Opinion by: Marija Maša Pavlović
Not because she was the first awarded with highest acknowledgements and awards, the most famous woman architect in the world, but because before that she was super talented, fascinated and in spite of it, like Rem Koolhaas said, brave architect – a woman. Contradiction which might appear to be present is not coincident.
Have you thought upon the title in The Guardian – „Queen of the curve“ or it was a direct association of Dame Zaha Hadid? How many architects can we so unambiguously describe in such a short word construction? Even if it is good for newspaper’s headlines, it maybe isn’t for someone’s art and architectural opus and work.
While to many people her uncompromised, as it is always described, curves and curved space, looked already mannerist and almost shabby, why then we rarely read critic about rectangular, boxy houses as bad only because of their right-angle-ness? I don’t promote here the use of curves, nor do I plead for parametricism, but instead I ask: can intelligent critic allow offense of the choice of language and style of communication, or it should, being introduced, value its quality, maturity and originality in certain work, exactly as with literature and music? Not every use of distinctive language and style of communication is successful, but it is important to understand it as a way of communication. Take for example James Joyce’s „Ulysses“ or „The Finnegan’s wake“. As curves were not Zaha’s invention or lonely singularity, so narrative technique of “stream of consciousness” were not Joyce’s. But what was so significant that we can associate those curves with Zaha best, and narrative mode of “stream of consciousness” with Joyce?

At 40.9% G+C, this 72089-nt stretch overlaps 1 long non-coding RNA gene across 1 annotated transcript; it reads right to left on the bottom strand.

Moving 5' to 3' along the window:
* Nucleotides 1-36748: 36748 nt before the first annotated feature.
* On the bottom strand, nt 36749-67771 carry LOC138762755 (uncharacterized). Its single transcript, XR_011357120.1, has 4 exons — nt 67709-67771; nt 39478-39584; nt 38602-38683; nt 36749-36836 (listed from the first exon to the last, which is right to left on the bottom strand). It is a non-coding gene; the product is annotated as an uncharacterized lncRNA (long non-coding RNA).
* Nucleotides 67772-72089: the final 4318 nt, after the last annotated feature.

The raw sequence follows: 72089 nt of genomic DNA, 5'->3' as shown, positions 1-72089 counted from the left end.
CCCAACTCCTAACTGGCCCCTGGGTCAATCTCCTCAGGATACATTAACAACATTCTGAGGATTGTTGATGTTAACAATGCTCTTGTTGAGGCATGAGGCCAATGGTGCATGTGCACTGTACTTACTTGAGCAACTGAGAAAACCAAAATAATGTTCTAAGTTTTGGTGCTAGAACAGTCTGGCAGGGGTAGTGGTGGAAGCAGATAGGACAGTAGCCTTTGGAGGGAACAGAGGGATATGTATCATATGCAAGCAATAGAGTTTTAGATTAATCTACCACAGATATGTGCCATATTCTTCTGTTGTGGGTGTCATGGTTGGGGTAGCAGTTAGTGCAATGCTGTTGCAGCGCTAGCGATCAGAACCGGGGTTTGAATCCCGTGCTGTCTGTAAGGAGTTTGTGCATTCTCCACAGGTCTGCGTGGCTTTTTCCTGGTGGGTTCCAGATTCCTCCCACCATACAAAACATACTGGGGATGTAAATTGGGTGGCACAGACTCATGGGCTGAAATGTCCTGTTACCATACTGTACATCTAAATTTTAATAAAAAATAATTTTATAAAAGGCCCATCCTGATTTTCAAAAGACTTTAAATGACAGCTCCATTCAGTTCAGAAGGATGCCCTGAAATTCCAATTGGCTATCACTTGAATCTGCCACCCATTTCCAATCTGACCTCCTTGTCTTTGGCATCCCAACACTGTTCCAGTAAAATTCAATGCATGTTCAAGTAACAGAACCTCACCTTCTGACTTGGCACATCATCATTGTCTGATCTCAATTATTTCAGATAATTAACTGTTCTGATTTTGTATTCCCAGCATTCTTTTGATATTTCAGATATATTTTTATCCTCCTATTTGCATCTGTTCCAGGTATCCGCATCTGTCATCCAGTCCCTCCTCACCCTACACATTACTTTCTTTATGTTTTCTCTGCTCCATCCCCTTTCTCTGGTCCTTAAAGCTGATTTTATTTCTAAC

Maybe I have asked for a too demanding comparison. Why wouldn’t we take a musician, a composer? Take whomever you like. It might be someone whose work is memorable, recognizable, distinctive, who maybe created a style or even a movement. When you would, if you would or are a solid connoisseur of your chosen artist’s work, be able to prudently and competently write a few or just in one sentence describe and pithily evoke his or her entire work, would it be good or bad?
Also, we may think of some people whose everyday use of language, their style of expression, distinctive humour or simply eloquence is rather different than an average. Maybe you know someone with whom it is impossible to communicate as with others, not because they don’t listen to you, or they shout, but because of their thought structure behind the words and topics. Would you discard them as pretentious, imaginary or even freaks?
Although we may even vulgarise the topic of curves in respond to shallow-minded and malicious comments used for Zaha’s graphic, ideograms and even space, it is better to ask immediately if Zaha’s architectural language is essentially female, or is it unrelated with sex and gender, simply hers?
In spite of that, she was a woman architect, exceptionally talented, she fascinated with her courage to bear it with self-consciousness and completely in her own way, not with modesty or diffidence – as a frequent and favourite referent for a “woman’s way” wherever they appear. Because of that courage, as Rem Koolhaas pictured her, she must have been a miracle of a woman in her appearance already, but also because her personality format didn’t fit the female stereotype.
In spite of Eugene Delacroix, in spite of Mother Courage, thanks to courage and daring of many women, boldness that is conjugate with pride, and not in collusion with loftiness, but rather Aristotelian pride as virtue, Zaha Hadid was an architect who creates her own language and expression style in an attempt to change the world, like all outstanding architects, men or women, before and after her.